• @Tommy That's a good idea. If someone attempts to signup with an email address that's already in use, the web service could simply reply "Thanks. A confirmation email was sent to ...". And then in that confirmation email, there could be a message that: "You already have an account with us. If you have forgotten your password, ..." — Oh I just noticed that this is exactly how the 3rd party authentication library I'm using works :-) – KajMagnus Jan 6 '13 at 6:28
2

CON: If I change my email address, suddenly all my account names are invalid. My name doesn't change, but my email often does. I have occasionally revisited a site after a number of years, and been stuck... what was my email address two years ago???

  • I've had the same primary email address for over a decade now, having switched from one that I had been using for 7 years. I suppose I'm on the extreme end of the spectrum, but do people really change theirs that often? – Fred Nurk Dec 29 '10 at 19:45
  • @Fred: Yes, until I got my own domain name, my email was tied to my internet provider (I don't like services like HotMail), so it changed several times over the years as I changed providers from dialup to DSL to WiFi. – Lawrence Dol Jan 2 '11 at 6:27
  • I still don't think that changing emails is a often situation for most users. But I see a point on this CON: if that's the case, you have no alternative login. But, please correct me if I'm wrong, even if you use a username (instead), and you forgot your password, that password retrieval link will be sent to your (two years old) email. And you still can't login. So, as far as I can think, it seems that, the problem your post can be applied on both situations, bottom line being: "If you loose your email, or forgot your email, you may have issues logged in on sites, regardless the login system". – MEM Sep 4 '14 at 13:40
2

Stick to email addresses they are used everywhere, actually most of the major websites use them, they are unique so they save the user from struggling to find a name that's not used by others, also users won't forget their email addresses (in most cases at least :)), which is unlike usernames that they will keep on forgetting if they don't visit your site very often.

You shouldn't be worried about them being too long as all the major browsers (IE, FF .. etc) offer autocomplete to forms which is enabled by default, so you type the first letters in your email and you get a drop down list (ie. autocomplete list) where you just click to enter the whole email, personally I almost never type the email address in full, I always type the first letters then select the email from the autocomplete drop down list. Besides, if you allow users to be remembered (using a Remember Me checkbox and persistent cookies), it will be another reason to not worry about it.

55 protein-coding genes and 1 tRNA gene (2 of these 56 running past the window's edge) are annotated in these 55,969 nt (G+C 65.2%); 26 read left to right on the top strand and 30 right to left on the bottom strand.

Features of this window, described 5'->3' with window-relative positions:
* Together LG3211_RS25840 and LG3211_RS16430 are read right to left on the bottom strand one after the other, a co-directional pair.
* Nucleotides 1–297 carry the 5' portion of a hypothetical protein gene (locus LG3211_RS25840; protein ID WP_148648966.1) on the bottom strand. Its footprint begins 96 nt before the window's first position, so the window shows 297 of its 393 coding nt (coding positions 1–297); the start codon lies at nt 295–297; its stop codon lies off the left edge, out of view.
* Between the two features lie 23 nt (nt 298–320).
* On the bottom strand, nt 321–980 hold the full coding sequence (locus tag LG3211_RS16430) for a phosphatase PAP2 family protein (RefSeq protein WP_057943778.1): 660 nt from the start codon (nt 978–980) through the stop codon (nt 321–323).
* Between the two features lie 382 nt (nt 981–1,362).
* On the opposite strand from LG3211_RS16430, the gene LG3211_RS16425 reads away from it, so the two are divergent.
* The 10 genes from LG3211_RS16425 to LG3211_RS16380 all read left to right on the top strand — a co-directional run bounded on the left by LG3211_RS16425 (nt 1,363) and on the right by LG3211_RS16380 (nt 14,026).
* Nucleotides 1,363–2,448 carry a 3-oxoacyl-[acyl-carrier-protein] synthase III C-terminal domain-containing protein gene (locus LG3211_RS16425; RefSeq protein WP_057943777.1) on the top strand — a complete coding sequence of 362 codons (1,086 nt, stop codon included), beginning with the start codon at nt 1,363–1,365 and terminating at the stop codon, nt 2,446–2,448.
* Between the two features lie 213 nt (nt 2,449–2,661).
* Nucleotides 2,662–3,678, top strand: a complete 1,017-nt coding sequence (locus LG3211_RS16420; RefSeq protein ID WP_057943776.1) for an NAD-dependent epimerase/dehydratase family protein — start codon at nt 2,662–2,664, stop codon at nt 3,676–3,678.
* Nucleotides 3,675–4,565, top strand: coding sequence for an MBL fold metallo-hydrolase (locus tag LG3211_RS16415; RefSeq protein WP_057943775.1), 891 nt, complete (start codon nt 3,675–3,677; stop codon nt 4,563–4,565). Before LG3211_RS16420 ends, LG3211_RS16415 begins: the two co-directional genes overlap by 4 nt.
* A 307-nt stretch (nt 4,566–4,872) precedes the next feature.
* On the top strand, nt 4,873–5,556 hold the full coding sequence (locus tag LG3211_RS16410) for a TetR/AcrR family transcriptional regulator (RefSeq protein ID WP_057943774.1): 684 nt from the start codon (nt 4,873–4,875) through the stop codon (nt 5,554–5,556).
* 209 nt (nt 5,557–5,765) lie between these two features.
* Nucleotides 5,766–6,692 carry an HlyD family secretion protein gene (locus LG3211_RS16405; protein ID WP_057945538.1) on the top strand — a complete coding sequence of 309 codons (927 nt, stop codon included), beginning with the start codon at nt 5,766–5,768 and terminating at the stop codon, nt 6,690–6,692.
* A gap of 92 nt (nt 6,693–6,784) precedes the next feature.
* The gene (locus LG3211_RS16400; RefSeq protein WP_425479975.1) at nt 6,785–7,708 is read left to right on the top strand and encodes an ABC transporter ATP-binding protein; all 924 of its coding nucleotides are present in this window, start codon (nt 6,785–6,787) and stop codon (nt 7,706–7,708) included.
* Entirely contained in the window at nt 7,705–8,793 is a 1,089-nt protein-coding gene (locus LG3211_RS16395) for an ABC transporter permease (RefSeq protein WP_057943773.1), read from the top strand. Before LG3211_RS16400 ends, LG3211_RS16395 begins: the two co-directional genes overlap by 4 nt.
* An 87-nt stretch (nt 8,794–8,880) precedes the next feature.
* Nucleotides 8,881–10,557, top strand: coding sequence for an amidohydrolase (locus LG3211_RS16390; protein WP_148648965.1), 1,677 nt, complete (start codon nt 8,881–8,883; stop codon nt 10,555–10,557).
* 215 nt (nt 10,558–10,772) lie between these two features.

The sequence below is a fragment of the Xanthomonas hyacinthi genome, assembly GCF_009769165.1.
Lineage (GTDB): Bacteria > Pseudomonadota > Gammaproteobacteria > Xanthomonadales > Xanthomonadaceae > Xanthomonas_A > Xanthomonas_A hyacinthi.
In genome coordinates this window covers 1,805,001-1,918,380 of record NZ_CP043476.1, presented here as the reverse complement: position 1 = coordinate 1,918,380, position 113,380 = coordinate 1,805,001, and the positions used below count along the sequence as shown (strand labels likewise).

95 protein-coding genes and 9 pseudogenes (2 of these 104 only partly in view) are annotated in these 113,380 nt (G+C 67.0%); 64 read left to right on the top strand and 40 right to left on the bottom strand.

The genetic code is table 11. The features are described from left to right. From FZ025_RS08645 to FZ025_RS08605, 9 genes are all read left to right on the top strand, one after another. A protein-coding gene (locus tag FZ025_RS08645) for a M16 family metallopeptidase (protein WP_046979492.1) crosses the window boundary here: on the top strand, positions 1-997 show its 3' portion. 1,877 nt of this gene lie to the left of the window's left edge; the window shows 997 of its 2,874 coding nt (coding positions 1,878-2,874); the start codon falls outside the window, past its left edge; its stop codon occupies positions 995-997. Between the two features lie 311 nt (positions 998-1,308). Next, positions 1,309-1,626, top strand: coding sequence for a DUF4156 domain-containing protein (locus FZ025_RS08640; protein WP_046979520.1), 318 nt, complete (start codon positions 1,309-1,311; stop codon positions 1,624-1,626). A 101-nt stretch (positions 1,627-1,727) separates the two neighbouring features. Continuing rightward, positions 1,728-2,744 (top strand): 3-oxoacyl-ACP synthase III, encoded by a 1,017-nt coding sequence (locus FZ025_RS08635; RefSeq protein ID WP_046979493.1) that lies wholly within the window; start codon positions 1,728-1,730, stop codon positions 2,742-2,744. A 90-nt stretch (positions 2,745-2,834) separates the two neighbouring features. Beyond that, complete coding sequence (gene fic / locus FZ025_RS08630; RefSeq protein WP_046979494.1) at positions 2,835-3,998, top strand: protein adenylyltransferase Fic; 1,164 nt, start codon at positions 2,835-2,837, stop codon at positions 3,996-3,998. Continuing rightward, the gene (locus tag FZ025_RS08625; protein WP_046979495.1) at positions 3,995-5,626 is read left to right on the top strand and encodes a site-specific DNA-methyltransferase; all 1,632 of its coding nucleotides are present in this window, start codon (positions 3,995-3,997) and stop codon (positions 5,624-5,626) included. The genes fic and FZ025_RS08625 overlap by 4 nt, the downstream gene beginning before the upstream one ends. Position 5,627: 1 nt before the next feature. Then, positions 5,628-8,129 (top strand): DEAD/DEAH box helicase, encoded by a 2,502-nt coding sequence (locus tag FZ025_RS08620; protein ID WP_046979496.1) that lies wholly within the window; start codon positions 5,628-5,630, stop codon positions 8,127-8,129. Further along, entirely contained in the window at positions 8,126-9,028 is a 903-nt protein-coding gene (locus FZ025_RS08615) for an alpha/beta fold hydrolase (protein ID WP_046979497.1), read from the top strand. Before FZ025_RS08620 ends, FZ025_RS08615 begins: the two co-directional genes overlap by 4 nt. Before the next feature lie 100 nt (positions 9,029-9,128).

I don't know about your app but usually users having multiple accounts is not desirable in most apps.

1

One con might be that if it's an email address the login can be guessed by people and brute force attacks attempted. Which is not really a big issue, since on most sites today the logins are publicly displayed.

The biggest pro is that logins are easier to remember this way.

1

A good setup is to require username and email. Allowing the user to login with either email address or username is very user friendly. An added benefit is the user can change their email address. It would also allow multiple accounts for one email.

1

To solve your con item of the email being too long to type in every time. I have implemented the StringScan Ruby library.

require 'strscan'    
def signup!(user, &block)    
self.email = user[:email] unless user[:email].blank?    
str = StringScanner.new(self.email)    
str.scan_until(/@/)    
str.pre_match    
self.login = str.pre_match

etc..

Then just change login method to allow either email or login to match password.

This works just like google or mobileme. A user can choose to just type in their email username (ie. username instead of username@gmail.com.)

0

If you don't care about forcing your users to login to your application with Facebook or some other social network (most people don't seem to care), then you can just use their social network email as their 'user id' when referencing other tables/documents (MySQL, Mongo, etc).

I've noticed the bonus to using social media logins is that all the security has been taken care of by said social network, including not allowing 2 users to have the same email or username in their database thus saving you the hassle of having to code for all of that. This is just my personal preference.